RIO DE JANEIRO (AP) — Butterflies and waxbills flit through the Enchanted Valley just outside Rio de Janeiro’s...

Germany: 101-year-old appeals conviction in Nazi guard case

BERLIN (AP) — A 101-year-old man who was convicted last week as an accessory to murder for serving as a guard at...

Eric Tucker the Associated Press

WASHINGTON (AP) -- As Yogananda Pittman and Monique Moore climbed the ranks of the U.S. Capitol Police, they encountered no top-level supervisors who looked like them. No black women, from the chief down to the captains, were represented in the upper management of the federal law enforcement agency responsible for protecting lawmakers and congressional buildings.

So it was more than a personal honor when the two became the first black women promoted to captain in the department, which in the past decade has been roiled by allegations from minority officers that they were passed over for promotions and subjected to racial intimidation and harassment.

"I just definitely think it lets them know that it's attainable," Pittman said, referring to younger black officers. "When you see someone who looks like yourself in the rank of captain and what have you, they know they can do it."

The promotions may seem a pedestrian milestone in the year 2012 but they carry symbolic significance for the agency. Accusations of racism within the department have been addressed at congressional hearings, raised in multiple lawsuits and drawn concern from the Congressional Black Caucus, whose members in 2003 said they were "incensed and embarrassed" by the alleged mistreatment

Sworn statements from black officers and a 2001 class-action lawsuit brought on behalf of more than 300 current and former officers paint an unflattering portrait of the department. Black officers complained of losing promotions and favorable assignments to less-qualified white officers and of being humiliated in public and harassed with racial epithets. One officer says he found a hangman's noose on a locker; another reported finding a swastika-like symbol. One black officer nicknamed Ike says a K-9 unit dog was given the same name.

That lawsuit is pending after being revived by a federal appeals court in 2009. Other cases have been filed in the past decade, including just this year.

The Capitol Police has challenged at least some of the claims in court papers, denying that race played a role in the promotional process.

Police departments have generally been slow to promote black women - partly because of promotional exams often alleged to be discriminatory and more likely to produce higher scores among white test-takers - even at a time when black men are increasingly in upper management, said Christine Cole, a criminal justice policy expert at Harvard's John F. Kennedy School of Government.

"I don't believe that we have an equally diverse command staff even though we have large and growing numbers of African-American men who have made their way to the title of chief," she said.

The promotions show the department is making progress, though it remains an "evolving organization," said Deborah Lewis, the department's diversity officer. Nearly one-third of sworn Capitol Police officers are black, and just more than 8 percent are black women, Lewis said. Blacks make up roughly 43 percent of the department's civilian workforce, the agency says.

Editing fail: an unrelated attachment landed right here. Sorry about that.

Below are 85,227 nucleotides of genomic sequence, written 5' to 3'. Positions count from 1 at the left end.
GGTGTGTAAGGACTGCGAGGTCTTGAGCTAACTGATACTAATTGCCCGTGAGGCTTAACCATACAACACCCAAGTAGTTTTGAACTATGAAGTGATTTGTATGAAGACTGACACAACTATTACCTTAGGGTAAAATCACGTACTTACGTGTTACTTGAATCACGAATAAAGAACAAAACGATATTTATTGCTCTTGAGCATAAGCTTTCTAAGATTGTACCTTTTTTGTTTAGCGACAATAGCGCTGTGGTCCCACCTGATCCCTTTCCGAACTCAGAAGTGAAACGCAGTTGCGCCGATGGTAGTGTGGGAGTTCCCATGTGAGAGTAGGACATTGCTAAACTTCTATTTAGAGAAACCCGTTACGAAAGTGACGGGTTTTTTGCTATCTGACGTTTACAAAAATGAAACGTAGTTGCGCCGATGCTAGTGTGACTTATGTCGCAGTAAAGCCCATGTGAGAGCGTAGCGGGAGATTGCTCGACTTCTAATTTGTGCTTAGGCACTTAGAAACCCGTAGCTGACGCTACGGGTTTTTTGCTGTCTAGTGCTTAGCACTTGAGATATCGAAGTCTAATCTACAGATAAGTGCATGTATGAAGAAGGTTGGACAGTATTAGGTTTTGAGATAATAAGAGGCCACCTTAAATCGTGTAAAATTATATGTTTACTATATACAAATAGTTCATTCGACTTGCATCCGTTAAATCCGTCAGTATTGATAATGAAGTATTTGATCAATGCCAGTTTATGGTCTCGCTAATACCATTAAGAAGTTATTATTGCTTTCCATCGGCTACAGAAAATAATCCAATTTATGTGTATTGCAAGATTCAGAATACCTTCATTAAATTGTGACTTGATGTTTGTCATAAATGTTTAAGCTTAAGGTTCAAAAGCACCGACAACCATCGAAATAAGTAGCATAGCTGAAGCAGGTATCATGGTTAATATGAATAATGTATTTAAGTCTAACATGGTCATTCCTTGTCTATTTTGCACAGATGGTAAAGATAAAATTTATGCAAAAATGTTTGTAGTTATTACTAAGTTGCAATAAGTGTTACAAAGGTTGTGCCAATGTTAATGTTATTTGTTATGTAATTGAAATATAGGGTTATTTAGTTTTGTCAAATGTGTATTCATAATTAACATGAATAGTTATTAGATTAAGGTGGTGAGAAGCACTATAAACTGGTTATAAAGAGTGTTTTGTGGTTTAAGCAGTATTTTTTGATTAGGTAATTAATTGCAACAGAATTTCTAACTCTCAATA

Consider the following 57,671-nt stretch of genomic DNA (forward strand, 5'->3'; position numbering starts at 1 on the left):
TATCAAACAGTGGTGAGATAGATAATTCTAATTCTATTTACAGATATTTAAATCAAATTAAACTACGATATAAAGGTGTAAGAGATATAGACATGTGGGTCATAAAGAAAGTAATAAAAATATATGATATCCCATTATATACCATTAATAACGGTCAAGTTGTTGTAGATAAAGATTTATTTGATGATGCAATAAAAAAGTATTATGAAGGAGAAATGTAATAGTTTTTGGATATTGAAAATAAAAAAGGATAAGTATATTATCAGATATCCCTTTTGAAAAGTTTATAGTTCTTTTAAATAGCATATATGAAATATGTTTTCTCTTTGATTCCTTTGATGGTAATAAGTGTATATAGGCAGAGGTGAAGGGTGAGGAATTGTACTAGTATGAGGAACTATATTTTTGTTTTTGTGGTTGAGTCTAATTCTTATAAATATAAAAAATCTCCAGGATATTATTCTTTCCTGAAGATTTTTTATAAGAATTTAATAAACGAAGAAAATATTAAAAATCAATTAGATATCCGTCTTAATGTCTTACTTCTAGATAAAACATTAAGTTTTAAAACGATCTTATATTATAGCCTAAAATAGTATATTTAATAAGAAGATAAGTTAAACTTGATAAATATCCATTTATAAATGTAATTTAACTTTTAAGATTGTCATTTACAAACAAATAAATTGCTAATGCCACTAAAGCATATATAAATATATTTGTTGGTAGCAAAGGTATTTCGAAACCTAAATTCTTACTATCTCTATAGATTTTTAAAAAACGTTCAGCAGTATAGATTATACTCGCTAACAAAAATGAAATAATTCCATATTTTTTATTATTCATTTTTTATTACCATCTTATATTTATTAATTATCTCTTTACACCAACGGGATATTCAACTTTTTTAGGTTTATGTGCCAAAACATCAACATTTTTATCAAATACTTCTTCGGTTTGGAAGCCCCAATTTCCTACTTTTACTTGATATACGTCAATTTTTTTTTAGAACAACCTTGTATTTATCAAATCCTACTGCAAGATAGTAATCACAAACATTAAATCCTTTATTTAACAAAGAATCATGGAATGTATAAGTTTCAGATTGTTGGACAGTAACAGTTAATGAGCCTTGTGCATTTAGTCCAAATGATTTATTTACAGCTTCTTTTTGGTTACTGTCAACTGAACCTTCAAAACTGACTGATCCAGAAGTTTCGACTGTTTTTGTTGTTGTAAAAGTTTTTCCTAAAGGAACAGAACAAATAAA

Of the department's 17 top leaders, two are black men and two are white women. The rest are white men, Lewis said. That pales next to the D.C. police department, which has a female police chief, black assistant chiefs and female black commanders.

"Great strides have been made to develop a climate of openness," Lewis said. A third-party contractor, for instance, now oversees the promotion process.

Joseph Gebhardt, one of the lawyers who brought the class-action case, said in an email that the promotions were "completely out of character for the department" given its history and that the appointments can't fix the "decades-long injustice" black officers have experienced.

Sharon Blackmon-Malloy, a plaintiff and current vice president of the U.S. Capitol Black Police Association, said she was pleased by the promotions but considered them an overdue and incremental accomplishment.

"Although there have been some changes, small changes, the overall atmosphere of the department is not satisfactory," said Blackmon-Malloy, who says she was one of the first two black women promoted to lieutenant and has since retired. "Because if it was, why would we still have to file class-action lawsuits?"

Moore and Pittman say they haven't directly experienced discrimination but don't discount anyone else's claims.

"Even if I did experience that type of behavior from the department, I don't think that would have stopped me from my goals," Moore said.

The captains, who were promoted in January, will together oversee some 500 or so officers in the department, which responds to everything from suspicious packages to thefts from offices to drunken driving.

Pittman, who comes from a family with a military background, joined in 2001 and has served in varied capacities, including in the communications division. Moore had been hired a few years earlier, working initially as a civilian before becoming a sworn officer, where she helped keep congressional committee hearings safe.

The two have had their share of memorable experiences, including being on Capitol Hill during the Sept. 11 terrorist attacks. Pittman, a new recruit, was preparing to graduate from training; Moore, meanwhile, helped evacuate First Lady Laura Bush from a Senate office building, where she had been scheduled to testify about education.

"Mainly it just validated my line of work, basically, as far as protecting the community, the professional community and staff," Moore said. "Everything that we train for just kicked in at that moment."

The two envision higher ranks than captain.

"We both have our eyes on when we'll make chief," Pittman said.

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Follow Eric Tucker on Twitter at http://www.twitter.com/etuckerAP

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Jan. 6 Committe Hearings - Day 6

A suprise hearing with newly discovered evidence will be held Tuesday, June 28 at 9:45 a.m. PT (12:45 p.m. ET).